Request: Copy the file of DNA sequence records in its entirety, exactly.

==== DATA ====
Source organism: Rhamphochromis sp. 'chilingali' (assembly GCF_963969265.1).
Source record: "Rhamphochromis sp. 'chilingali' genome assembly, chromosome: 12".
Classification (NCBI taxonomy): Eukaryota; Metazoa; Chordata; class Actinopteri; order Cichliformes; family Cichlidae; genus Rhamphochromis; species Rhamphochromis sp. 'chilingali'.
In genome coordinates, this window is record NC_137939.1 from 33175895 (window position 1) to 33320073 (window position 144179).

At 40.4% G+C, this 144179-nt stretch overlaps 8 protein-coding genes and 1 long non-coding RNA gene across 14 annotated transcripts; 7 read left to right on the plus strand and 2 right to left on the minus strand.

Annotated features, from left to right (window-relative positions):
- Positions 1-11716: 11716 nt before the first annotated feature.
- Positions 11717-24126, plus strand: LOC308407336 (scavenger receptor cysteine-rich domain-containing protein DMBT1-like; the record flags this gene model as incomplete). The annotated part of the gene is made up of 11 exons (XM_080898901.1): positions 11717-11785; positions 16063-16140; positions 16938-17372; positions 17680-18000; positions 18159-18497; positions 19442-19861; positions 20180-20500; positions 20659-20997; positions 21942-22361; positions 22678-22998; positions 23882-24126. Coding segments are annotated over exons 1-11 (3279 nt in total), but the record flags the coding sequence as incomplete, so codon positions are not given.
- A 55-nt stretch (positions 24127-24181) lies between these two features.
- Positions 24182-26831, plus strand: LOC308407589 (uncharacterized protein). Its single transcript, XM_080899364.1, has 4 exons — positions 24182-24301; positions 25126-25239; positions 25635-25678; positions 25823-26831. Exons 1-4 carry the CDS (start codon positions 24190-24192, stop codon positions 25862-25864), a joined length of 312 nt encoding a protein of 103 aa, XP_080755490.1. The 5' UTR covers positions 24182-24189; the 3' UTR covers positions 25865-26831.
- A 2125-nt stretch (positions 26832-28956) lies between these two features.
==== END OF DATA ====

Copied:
Source organism: Rhamphochromis sp. 'chilingali' (assembly GCF_963969265.1).
Source record: "Rhamphochromis sp. 'chilingali' genome assembly, chromosome: 12".
Classification (NCBI taxonomy): Eukaryota; Metazoa; Chordata; class Actinopteri; order Cichliformes; family Cichlidae; genus Rhamphochromis; species Rhamphochromis sp. 'chilingali'.
In genome coordinates, this window is record NC_137939.1 from 33175895 (window position 1) to 33320073 (window position 144179).

At 40.4% G+C, this 144179-nt stretch overlaps 8 protein-coding genes and 1 long non-coding RNA gene across 14 annotated transcripts; 7 read left to right on the plus strand and 2 right to left on the minus strand.

Annotated features, from left to right (window-relative positions):
- Positions 1-11716: 11716 nt before the first annotated feature.
- Positions 11717-24126, plus strand: LOC308407336 (scavenger receptor cysteine-rich domain-containing protein DMBT1-like; the record flags this gene model as incomplete). The annotated part of the gene is made up of 11 exons (XM_080898901.1): positions 11717-11785; positions 16063-16140; positions 16938-17372; positions 17680-18000; positions 18159-18497; positions 19442-19861; positions 20180-20500; positions 20659-20997; positions 21942-22361; positions 22678-22998; positions 23882-24126. Coding segments are annotated over exons 1-11 (3279 nt in total), but the record flags the coding sequence as incomplete, so codon positions are not given.
- A 55-nt stretch (positions 24127-24181) lies between these two features.
- Positions 24182-26831, plus strand: LOC308407589 (uncharacterized protein). Its single transcript, XM_080899364.1, has 4 exons — positions 24182-24301; positions 25126-25239; positions 25635-25678; positions 25823-26831. Exons 1-4 carry the CDS (start codon positions 24190-24192, stop codon positions 25862-25864), a joined length of 312 nt encoding a protein of 103 aa, XP_080755490.1. The 5' UTR covers positions 24182-24189; the 3' UTR covers positions 25865-26831.
- A 2125-nt stretch (positions 26832-28956) lies between these two features.